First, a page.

The first problem is that the quorum disk can NOT be a dynamic disk. So if your storage guys are presenting 100GB LUNS get ready to waste a lot of expensive SAN disk. If you want to run in a config that's "not supported by Microsoft" you can partition the LUN that you'll use for the quorum such that the quorum parition gets only a small percentage of the disk, and then you can use the rest for something else like logs, backups, SQL binaries, etc.

Here's the steps to getting the dynamic disks in the cluster:
1. Configure your dynamic disk group(s) any way that suits your needs but be sure to create them as a cluster disk group or you're going to fail the next part.
2. Add a "Volume Manager Dynamic Disk" resource top your SQL cluster group.
-If you created the disk groups as cluster resources then you should see them in a drop down menu at the end of the configuration for this resource. If you don't or don't even see the Volume Manager resource then you need to do this fix.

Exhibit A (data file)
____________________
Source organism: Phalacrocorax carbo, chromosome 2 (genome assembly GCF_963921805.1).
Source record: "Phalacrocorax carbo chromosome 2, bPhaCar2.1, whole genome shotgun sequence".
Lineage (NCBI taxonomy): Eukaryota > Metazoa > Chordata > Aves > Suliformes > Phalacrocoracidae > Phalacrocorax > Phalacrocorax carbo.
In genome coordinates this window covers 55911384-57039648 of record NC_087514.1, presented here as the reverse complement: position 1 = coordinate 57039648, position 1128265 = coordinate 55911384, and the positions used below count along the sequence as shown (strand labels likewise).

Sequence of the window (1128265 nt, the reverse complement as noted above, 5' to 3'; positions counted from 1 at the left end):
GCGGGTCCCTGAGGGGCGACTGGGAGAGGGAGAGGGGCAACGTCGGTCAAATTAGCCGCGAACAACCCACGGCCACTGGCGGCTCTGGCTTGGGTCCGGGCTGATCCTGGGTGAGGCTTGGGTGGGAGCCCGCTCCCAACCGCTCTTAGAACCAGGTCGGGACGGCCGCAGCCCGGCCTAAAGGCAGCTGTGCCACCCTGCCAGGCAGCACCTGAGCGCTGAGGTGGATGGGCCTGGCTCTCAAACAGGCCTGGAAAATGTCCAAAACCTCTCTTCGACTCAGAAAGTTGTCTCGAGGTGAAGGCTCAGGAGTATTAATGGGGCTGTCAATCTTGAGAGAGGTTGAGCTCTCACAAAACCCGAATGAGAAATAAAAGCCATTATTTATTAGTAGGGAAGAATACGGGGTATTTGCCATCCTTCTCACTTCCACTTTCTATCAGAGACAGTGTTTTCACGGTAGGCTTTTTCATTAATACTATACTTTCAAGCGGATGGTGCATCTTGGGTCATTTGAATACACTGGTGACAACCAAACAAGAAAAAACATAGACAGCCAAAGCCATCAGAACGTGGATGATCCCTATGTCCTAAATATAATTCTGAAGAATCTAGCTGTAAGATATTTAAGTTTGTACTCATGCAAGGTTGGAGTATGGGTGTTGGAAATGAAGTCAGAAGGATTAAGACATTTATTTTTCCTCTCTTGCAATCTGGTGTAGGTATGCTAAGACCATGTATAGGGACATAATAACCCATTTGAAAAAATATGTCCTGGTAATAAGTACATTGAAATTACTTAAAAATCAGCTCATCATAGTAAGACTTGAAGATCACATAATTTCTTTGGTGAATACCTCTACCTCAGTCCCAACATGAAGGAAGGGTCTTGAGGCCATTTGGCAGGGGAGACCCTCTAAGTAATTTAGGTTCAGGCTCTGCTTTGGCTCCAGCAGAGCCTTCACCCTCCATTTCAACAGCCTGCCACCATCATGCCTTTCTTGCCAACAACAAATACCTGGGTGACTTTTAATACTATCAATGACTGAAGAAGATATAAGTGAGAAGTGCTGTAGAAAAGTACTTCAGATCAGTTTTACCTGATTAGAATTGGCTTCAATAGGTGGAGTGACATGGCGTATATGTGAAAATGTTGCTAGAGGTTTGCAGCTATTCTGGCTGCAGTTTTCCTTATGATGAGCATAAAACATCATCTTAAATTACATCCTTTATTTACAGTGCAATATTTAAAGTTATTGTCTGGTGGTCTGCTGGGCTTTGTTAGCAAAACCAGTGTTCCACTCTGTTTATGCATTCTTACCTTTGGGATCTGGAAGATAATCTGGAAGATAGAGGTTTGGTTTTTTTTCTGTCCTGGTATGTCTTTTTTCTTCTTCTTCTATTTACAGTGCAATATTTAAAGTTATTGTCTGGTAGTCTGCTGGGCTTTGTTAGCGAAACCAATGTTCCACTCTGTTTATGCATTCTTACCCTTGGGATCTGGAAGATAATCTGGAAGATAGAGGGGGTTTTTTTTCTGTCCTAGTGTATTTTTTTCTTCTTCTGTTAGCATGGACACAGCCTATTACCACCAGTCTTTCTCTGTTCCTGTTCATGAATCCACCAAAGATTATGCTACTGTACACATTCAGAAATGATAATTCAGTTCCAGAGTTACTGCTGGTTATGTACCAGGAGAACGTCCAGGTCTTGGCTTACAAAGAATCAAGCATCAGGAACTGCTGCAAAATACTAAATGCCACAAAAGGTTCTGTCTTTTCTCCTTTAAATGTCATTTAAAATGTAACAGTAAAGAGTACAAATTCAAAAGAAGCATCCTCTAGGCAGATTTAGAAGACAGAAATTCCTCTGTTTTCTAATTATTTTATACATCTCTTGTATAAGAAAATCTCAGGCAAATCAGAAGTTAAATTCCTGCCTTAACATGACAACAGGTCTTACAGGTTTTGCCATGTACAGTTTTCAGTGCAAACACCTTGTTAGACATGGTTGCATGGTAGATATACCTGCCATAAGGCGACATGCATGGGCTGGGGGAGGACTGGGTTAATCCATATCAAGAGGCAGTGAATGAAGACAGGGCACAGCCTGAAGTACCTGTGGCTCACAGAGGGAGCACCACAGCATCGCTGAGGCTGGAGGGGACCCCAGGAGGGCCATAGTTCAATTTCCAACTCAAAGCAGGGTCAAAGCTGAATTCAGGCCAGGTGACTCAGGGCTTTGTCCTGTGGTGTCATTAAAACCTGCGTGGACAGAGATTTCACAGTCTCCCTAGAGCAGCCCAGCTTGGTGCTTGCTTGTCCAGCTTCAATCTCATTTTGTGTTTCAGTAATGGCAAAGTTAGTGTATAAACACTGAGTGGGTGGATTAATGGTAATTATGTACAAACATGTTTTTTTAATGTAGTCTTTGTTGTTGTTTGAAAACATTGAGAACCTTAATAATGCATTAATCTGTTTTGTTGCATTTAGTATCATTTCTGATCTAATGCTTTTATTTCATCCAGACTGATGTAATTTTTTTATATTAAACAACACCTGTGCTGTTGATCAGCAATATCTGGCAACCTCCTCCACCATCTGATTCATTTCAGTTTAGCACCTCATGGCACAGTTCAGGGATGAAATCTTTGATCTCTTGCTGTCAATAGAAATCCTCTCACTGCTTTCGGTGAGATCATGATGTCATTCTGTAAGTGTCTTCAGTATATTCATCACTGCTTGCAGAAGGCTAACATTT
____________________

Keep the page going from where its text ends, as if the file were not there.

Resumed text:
NOTE: When you add the resource the disks will go offline and then back online. Be sure you're not doing anything with them when you do this!

You now have a SQL cluster resource with dynamic disks that's ready to have SQL installed, or if it's already installed then you can migrate your db files as needed.

Dynamic disks are the way to go as you can easily grow volumes, extend stripes, add mirrors, etc. I never use basic disks when I connect a SQL server to a SAN.

Random note:
I like to setup at least one LUN for logs (ldf) and at least one more for data files (mdf)... If the server is going to be under enough load I'll make sure tempdb is on it's own LUNs as well. (System Center Operations Manager is an example of that config).

See this post for a potential resolution with VCS disks not showing up.